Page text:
On Netta, Eurovision and Israel’s state propaganda

Madeline Ward thinks Israel should not have won Eurovision

The costumes, the drama, the geopolitical tensions played out via power ballad: I fuck with Eurovision hard. I watched this year’s offerings in the same manner that I have enjoyed the show every year since I was 17: bullshit high and with great pleasure. It was also in this manner that I watched the Israeli entry. Aside from being one of the most annoying songs I have ever heard, Netta’s Toy is a clear foray into cornering the liberal feminist market and attempting to sell it Brand Israel, having already done the same with its queer and vegan counterparts.

Toy has been touted as a new feminist anthem, its lyrics covering everything from bullying to fuckboys. Its peaked at 49 on the UK charts, but its popularity within eurovision fans knows no bounds. It won the competition, meaning that in 2019 Eurovision will be held in Jerusalem.

“You can like the song without supporting Israel” is a false statement for a number of reasons, the most obvious being that you can’t remove Toy from the context of Israel because it was entered into an international competition that on behalf of Israel. Toy forms a part of the media produced by Israel for a global audience that is designed as a distraction from its continued violence against the Palestinian people. By producing media that appears “feminist” in its message ( Toy has been described as having a “me too” message by multiple commentators ) Israel attempts to establish itself as a beacon of progressivism in the middle east, reinforcing orientalist stereotypes and establishing an image that is entirely false in doing so. Even if one was able to remove Toy from this context, the song remains incredibly problematic. Netta appropriates both Japanese and Black American cultures in the sound and styling of Toy. The lyrics and music were also written by two men-proving that even if it were to exist in some kind of magical post-colonial utopic vacuum, Toy would still be a shallow mockery of feminism. Also, the song sucks ass.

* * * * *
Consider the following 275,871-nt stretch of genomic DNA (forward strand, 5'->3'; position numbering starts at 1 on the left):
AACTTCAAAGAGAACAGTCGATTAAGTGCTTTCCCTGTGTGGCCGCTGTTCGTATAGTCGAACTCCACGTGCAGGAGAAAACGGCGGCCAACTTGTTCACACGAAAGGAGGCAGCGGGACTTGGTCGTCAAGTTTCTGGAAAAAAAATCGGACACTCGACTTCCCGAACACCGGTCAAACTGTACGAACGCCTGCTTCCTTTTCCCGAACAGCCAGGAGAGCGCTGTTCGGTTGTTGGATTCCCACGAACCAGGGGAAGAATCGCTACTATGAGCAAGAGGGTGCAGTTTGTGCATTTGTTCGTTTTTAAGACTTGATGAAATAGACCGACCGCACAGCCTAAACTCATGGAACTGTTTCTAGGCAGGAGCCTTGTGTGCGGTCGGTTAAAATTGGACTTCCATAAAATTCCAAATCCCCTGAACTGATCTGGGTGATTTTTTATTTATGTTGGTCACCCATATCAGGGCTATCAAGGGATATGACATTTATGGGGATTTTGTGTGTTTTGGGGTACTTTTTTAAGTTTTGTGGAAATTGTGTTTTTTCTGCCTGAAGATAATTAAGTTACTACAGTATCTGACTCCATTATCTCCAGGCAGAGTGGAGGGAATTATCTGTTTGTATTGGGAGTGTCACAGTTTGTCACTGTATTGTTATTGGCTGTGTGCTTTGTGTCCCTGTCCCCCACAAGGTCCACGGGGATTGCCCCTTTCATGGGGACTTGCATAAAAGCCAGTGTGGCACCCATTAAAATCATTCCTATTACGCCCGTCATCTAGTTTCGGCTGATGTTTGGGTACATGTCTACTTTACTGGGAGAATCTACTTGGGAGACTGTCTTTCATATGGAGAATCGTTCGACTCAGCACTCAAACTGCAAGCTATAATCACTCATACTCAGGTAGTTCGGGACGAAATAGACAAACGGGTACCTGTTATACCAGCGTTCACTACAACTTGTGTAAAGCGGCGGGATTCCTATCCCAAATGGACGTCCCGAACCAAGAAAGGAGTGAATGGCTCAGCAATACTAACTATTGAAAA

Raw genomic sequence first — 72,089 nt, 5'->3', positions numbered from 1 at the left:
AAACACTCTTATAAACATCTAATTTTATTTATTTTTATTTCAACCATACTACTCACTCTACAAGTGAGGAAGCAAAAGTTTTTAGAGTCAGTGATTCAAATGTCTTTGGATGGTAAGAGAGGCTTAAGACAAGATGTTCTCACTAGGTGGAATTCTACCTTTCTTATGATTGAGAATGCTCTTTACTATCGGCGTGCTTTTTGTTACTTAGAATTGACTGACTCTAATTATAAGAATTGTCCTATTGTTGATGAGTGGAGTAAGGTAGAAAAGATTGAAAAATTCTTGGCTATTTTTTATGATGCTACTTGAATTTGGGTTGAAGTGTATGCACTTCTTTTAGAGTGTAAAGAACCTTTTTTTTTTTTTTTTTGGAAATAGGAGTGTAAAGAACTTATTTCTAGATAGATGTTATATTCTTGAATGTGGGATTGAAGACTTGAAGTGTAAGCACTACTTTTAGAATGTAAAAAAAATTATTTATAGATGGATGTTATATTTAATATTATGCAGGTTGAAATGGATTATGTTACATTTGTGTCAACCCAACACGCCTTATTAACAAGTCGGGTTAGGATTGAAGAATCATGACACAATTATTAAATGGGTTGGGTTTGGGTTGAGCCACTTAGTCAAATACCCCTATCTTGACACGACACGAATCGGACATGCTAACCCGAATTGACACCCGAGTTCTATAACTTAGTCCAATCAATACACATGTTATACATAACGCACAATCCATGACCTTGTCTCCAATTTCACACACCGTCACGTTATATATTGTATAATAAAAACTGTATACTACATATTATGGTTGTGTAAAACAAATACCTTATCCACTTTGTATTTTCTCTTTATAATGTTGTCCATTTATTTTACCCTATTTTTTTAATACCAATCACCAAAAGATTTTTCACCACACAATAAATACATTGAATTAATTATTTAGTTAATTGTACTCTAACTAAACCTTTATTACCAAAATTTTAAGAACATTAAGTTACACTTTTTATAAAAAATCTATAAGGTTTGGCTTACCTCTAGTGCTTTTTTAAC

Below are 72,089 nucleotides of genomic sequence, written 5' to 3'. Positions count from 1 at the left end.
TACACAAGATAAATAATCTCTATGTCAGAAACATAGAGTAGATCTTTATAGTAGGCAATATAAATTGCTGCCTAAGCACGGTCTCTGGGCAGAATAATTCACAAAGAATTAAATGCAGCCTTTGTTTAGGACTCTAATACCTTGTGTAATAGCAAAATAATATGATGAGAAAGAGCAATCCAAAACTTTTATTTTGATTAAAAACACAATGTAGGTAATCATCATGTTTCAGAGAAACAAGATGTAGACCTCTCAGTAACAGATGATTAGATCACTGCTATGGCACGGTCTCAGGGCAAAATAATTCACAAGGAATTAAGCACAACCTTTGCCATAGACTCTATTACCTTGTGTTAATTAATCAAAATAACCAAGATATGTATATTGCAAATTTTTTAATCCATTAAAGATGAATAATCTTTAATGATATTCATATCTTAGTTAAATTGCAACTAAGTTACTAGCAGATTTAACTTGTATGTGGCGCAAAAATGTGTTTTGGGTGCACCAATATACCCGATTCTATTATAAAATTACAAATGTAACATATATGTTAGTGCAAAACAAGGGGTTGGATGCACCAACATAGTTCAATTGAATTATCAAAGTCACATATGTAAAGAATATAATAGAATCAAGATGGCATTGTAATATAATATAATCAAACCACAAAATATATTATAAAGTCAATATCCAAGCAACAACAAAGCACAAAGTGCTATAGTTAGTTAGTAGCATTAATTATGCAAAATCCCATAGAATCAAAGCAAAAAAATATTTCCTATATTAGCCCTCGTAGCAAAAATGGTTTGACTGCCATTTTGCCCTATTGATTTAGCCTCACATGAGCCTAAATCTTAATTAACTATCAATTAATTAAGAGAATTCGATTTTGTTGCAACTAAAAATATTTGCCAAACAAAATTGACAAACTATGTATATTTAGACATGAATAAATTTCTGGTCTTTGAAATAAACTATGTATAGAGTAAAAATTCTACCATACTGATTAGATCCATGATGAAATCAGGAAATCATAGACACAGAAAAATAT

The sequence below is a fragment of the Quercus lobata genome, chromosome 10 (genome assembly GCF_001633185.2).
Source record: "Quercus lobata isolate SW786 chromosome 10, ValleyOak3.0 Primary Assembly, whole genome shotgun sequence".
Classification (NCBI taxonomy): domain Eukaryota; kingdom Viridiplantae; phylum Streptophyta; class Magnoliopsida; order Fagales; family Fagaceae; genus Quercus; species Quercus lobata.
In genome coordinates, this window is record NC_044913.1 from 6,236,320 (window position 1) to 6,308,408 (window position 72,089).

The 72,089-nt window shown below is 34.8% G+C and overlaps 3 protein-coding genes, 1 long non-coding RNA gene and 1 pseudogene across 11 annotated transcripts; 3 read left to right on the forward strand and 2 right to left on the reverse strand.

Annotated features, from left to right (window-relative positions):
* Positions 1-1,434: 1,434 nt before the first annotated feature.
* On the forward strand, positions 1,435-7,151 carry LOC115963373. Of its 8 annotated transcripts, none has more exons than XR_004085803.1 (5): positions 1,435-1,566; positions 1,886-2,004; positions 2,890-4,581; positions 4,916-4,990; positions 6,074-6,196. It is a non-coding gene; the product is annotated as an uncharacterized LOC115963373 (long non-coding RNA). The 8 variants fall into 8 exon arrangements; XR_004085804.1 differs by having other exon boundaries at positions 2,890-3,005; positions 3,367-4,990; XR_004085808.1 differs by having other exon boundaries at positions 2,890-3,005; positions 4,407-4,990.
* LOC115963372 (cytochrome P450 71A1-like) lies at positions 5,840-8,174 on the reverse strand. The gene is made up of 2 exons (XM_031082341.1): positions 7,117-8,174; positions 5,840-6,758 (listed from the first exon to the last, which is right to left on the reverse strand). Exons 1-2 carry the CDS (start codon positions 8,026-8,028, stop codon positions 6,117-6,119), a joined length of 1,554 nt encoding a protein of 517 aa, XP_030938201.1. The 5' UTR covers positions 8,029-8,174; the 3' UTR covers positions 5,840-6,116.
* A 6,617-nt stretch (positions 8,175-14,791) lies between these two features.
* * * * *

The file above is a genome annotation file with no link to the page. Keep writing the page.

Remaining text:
Though the above is important to critique, the critical discussion of Netta and Toy in the media and online has been overly focused on the problematic content of the song and not the context in which it was produced. In a weekend where over 58 Palestinians were murdered and over 2,800 injured by the IDF, critiquing Israel and its media campaign is easily the more important issue. The racism within the song should form a part of its critique, but should not be platformed above the more pressing issue of continued human rights violations of the part of Israel. Especially when criticism of the song within the media has been minimal: out of all of its coverage, SBS dedicated only one article to any level of criticism ( Israel’s Eurovision winner Netta Barzilai accused of cultural appropriation ) and it was lukewarm at best.

Eurovision pulling broadcasting rights from China this year, as well as its audiences booing Russia in 2014, as well as the fact that multiple political conflicts play out on its stage and in its voting prove that the show is anything but apolitical. This will be the fourth time that Eurovision is hosted in Israel, and the country has participated in the competition since 1973. The implications of Jerusalem hosting Eurovision are troubling, especially given the fact that Eurovision as an organisation is clearly willing to act on other situations it finds politically unsavoury.

Israel should never have won Eurovision. Toy is a terrible song, and it is unethical to host the song contest in a country that has been violently oppressing a whole nation of people for over 70 years. Regardless: how can Israel host Eurovision when it’s not even a real country?

This article appeared in the autonomous wom*n’s edition, Wom*n’s Honi 2018.